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Is it possible to have an array of multiple types by using malloc?

EDIT:

Currently I have:

#include <stdio.h>
#include <stdlib.h>
#include <string.h>
#define int(x) *((int *) x)


int main() {
        void *a[10];

        a[0] = malloc(sizeof(int));
        int(a[0]) = 4;

        char *b = "yola.";

        a[1] = malloc(strlen(b)*sizeof(char));
        a[1] = b;

        printf("%d\n", int(a[0]));
        printf("%s\n", a[1]);
}

But it's messy. Other ways?

EDIT: Cleaned it up a bit.

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2  
Many things are possible, but many aren't a good idea. Use structs and unions (the latter ideally tagged with an enum so you know which field to access). –  delnan Oct 17 '11 at 19:17
    
Aside from being a bad idea, how can it be done? –  tekknolagi Oct 17 '11 at 19:18
    
What do you mean by "tagged with an enum"? –  tekknolagi Oct 17 '11 at 19:22
1  
There is a notion of a tagged union, in which an external value (the tag) tells you which part of the union is currently in use. If you have neither that nor another reliable way to tell which part is in use, you're headed for undefined behaviour (or whatever the standard says may happen when you write to field A but read as if field B was set). –  delnan Oct 17 '11 at 19:27
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5 Answers

up vote 6 down vote accepted

You can't have an array of different types, exactly. But you can achieve a similar effect (for some purposes at least) in a number of different ways.

If you just want a few values of different types packaged together, but the number and types of values don't change, you just need a struct and can access them by name:

struct s_item {
  int     number;
  char    str[100];
} item;
item.number = 5;
strcpy(item.str,"String less than 100 chars");

If you know what types you might use, you can create a union, or a struct containing a union so you can tag it with the type. You can then create an array of those. The type member lets you check to see what you stored in each array element later.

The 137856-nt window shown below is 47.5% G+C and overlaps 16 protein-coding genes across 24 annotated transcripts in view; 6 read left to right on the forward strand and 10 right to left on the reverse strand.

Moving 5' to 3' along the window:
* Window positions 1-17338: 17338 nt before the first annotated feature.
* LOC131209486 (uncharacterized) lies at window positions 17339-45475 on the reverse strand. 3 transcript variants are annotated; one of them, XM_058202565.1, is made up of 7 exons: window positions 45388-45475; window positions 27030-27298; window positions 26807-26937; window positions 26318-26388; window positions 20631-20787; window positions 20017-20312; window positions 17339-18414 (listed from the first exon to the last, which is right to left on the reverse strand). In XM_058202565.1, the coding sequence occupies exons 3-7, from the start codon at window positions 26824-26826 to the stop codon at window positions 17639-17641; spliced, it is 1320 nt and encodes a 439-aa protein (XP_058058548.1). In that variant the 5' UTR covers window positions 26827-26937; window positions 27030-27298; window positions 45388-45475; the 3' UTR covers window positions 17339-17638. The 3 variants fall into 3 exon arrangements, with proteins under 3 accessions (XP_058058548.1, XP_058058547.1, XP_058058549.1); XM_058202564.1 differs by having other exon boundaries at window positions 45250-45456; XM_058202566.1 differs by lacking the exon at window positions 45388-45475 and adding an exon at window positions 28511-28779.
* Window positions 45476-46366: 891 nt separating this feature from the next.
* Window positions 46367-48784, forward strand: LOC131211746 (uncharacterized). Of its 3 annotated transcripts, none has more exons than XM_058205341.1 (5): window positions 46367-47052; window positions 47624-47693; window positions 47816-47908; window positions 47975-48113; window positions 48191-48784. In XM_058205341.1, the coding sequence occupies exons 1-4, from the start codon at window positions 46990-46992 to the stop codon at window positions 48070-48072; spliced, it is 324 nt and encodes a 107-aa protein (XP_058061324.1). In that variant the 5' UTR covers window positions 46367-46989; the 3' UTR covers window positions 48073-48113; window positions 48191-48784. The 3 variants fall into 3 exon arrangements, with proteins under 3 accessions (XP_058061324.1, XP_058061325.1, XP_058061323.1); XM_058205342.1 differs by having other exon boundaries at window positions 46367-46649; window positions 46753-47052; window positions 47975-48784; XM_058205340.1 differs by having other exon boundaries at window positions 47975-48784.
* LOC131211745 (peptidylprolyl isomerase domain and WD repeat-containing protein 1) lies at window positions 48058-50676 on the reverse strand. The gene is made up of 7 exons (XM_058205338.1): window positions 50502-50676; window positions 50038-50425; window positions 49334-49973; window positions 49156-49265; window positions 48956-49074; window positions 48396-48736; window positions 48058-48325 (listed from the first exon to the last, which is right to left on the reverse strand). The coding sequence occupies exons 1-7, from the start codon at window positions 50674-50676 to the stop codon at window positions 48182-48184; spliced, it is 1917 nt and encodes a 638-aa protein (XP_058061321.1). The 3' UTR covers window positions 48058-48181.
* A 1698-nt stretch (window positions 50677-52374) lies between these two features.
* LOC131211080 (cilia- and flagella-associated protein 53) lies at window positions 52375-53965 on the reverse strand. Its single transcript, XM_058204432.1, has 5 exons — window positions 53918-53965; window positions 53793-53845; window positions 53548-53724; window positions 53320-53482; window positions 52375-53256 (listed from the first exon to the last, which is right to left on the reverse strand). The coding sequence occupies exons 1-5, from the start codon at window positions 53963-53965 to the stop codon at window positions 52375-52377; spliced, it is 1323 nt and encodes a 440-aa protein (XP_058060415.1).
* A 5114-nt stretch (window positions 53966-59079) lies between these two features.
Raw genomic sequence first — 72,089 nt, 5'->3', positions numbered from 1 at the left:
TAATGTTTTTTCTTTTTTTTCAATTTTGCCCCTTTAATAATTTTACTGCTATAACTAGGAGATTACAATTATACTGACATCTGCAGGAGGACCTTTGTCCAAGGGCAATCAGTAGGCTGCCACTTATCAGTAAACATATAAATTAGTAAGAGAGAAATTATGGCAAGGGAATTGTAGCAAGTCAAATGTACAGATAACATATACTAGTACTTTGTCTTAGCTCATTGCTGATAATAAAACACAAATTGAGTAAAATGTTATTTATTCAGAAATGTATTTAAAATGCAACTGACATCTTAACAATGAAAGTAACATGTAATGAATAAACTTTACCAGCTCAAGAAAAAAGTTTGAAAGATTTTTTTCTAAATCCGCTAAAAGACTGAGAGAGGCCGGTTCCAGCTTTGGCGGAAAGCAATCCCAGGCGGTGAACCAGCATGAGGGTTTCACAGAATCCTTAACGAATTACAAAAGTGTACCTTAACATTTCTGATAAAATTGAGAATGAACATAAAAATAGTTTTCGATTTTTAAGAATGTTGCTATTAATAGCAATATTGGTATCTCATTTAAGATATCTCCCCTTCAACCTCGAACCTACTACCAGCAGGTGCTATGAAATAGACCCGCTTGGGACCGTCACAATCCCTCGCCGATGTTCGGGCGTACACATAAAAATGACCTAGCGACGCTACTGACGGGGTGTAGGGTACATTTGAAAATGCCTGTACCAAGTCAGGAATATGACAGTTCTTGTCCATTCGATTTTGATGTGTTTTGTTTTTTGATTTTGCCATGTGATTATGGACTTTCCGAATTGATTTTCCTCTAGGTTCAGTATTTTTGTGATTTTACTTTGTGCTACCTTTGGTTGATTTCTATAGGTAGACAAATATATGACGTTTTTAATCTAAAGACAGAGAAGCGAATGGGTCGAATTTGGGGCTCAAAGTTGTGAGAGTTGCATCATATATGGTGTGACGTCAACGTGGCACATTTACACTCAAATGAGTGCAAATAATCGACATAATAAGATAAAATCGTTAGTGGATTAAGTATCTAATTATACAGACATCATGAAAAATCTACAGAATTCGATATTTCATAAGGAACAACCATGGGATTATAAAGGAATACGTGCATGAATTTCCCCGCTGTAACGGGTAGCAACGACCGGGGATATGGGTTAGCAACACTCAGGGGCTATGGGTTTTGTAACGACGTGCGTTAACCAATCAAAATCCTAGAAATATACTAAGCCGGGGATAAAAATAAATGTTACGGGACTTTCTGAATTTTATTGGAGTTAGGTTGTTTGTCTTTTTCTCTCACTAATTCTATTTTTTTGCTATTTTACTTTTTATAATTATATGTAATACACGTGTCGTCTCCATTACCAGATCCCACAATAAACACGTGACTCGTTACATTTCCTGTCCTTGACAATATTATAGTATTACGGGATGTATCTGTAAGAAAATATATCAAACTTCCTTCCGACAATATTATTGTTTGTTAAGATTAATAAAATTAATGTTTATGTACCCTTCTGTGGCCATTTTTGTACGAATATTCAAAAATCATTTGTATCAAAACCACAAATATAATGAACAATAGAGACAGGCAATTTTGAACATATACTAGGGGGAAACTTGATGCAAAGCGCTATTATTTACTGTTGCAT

enum ElementType { et_str, et_int, et_dbl };
struct Element {
  ElementType type;
  union {
    char      *str;
    int       *i;
    double    *d;
  }
};

struct Element *arr = malloc(sizeof(struct Element) * 3);
arr[0].type = et_str;
arr[0].str = strdup("String value"); /* remember to free arr[0].str */
arr[1].type = et_int;
arr[1].i = 5;
arr[2].type = et_dbl;
arr[2].d = 27.3;

/* access the values.. */
for (int i = 0; i < 3; i++) {
  switch(arr[i].type) {
    case et_str: printf("String: %s\n",arr[i].str); break;
    case et_int: printf("Integer: %d\n",arr[i].i); break;
    case et_dbl: printf("Double: %f\n",arr[i].d); break;
  }
}

/* The strings are dynamically allocated, so free the strings */
for (int i = 0; i < 3; i++)
  if (arr[0].type == et_str) free(arr[0].str);
/* free the malloc'ed array */
free(arr);
/* etc., etc. */

This approach may waste space because:

  • Each element has an extra value to keep track of the type of data it holds
  • The struct may have extra padding between its members
  • The types in the union may be different sizes, in which case the union will be as large as the largest type

If you have another way of knowing what type you've stored in each element, you can use just the bare union without the struct wrapping it. This is a little more compact, but each element will still be at least as large as the largest type in the union.


You can also create an array of void * values. If you do this, you'll have to allocate the items somehow and assign their addresses to the array elements. Then you'll need to cast them to the appropriate pointer type to access the items. C doesn't provide any runtime type information, so there's no way to find out what type of data each element points at from the pointer itself -- you must keep track of that on your own. This approach is a lot more compact than the others when the types you're storing are large and their sizes vary a lot, since each is allocated separately from the array and can be given only the space needed for that type. For simple types, you don't really gain anything over using a union.

void **arr = malloc(3 * sizeof(void *));
arr[0] = strdup("Some string"); /* is a pointer already */
arr[1] = malloc(sizeof(int));
*((int *)(arr[1])) = 5;
arr[2] = malloc(sizeof(double));
*((double *)(arr[2])) = 27.3;

/* access the values.. */
printf( "String: %s\n", (char *)(arr[0]) );
printf( "Integer: %d\n", *((int *)(arr[1])) );
printf( "Double: %f\n", *((double *)(arr[2])) );

/* ALL values were dynamically allocated, so we free every one */
for (int i = 0; i < 3; i++)
  free(arr[i]);
/* free the malloc'ed array */
free(arr);

If you need to keep track of the type in the array, you can also use a struct to store the type along with the pointer, similar to the earlier example with the union. This, again, is only really useful when the types being stored are large and vary a lot in size.

enum ElementType { et_str, et_int, et_dbl };
struct Element {
  ElementType type;
  void        *data;
};

struct Element *arr = malloc(sizeof(struct Element) * 3);
arr[0].type = et_str;
arr[0].data = strdup("String value");
arr[1].type = et_int;
arr[1].data = malloc(sizeof(int));
*((int *)(arr[1].data)) = 5;
arr[2].type = et_dbl;
arr[2].data = malloc(sizeof(double));